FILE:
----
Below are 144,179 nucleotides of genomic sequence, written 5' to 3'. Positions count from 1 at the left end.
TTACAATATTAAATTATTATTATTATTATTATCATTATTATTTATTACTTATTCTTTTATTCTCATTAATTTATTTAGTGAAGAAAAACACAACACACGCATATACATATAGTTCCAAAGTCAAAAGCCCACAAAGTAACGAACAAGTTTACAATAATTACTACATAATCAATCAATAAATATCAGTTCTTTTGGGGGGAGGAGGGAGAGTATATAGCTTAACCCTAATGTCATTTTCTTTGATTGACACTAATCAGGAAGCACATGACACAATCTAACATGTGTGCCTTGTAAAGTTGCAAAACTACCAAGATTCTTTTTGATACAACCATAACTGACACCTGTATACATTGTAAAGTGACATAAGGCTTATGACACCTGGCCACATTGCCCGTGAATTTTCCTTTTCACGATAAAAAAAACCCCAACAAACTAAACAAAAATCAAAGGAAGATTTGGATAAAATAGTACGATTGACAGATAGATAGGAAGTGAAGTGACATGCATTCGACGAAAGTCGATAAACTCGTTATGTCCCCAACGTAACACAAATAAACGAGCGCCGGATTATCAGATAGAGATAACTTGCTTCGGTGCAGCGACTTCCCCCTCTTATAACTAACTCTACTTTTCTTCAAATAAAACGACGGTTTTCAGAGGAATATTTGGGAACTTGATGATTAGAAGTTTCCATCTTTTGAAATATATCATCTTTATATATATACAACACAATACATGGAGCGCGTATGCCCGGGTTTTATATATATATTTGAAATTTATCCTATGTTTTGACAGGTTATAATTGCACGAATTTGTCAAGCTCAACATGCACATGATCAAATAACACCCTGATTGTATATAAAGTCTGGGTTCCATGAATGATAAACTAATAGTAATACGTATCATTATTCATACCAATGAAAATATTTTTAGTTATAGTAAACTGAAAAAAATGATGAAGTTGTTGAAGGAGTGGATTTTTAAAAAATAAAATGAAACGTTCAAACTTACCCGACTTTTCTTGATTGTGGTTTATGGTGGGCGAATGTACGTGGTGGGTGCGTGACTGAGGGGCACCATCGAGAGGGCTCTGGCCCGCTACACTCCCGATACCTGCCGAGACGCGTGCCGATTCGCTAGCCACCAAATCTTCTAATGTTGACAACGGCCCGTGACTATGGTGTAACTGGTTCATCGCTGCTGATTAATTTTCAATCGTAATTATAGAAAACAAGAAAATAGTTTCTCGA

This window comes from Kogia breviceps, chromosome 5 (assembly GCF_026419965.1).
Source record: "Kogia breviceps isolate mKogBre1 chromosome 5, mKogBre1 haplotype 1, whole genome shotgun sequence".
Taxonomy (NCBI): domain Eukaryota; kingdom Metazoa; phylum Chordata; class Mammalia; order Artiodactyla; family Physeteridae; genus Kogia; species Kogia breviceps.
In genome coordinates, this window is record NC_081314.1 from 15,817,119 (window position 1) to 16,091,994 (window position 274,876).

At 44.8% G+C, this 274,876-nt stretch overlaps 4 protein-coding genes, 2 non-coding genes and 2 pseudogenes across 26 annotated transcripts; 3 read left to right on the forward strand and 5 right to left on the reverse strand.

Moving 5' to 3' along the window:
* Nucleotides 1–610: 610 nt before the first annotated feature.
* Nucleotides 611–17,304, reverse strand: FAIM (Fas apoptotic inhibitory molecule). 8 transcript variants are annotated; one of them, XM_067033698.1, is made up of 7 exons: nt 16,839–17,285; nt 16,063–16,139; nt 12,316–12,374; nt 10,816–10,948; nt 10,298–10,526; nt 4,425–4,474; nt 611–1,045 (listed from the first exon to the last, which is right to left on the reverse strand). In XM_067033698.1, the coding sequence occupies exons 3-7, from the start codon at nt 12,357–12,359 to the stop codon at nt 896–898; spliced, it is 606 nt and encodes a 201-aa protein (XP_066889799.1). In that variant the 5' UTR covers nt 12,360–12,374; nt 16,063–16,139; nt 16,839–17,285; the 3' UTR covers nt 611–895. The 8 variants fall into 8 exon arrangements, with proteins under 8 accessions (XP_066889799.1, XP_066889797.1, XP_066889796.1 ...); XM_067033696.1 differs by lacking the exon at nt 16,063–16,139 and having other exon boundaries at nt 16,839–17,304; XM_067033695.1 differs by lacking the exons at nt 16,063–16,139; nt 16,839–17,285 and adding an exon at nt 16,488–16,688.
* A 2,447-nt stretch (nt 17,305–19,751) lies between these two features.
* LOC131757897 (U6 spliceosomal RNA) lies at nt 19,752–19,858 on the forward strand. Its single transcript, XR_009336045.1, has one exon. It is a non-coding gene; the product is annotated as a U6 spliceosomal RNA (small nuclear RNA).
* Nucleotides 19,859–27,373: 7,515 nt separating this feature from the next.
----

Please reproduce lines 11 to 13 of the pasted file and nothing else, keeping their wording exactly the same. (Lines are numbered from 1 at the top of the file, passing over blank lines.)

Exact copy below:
* A 2,447-nt stretch (nt 17,305–19,751) lies between these two features.
* LOC131757897 (U6 spliceosomal RNA) lies at nt 19,752–19,858 on the forward strand. Its single transcript, XR_009336045.1, has one exon. It is a non-coding gene; the product is annotated as a U6 spliceosomal RNA (small nuclear RNA).
* Nucleotides 19,859–27,373: 7,515 nt separating this feature from the next.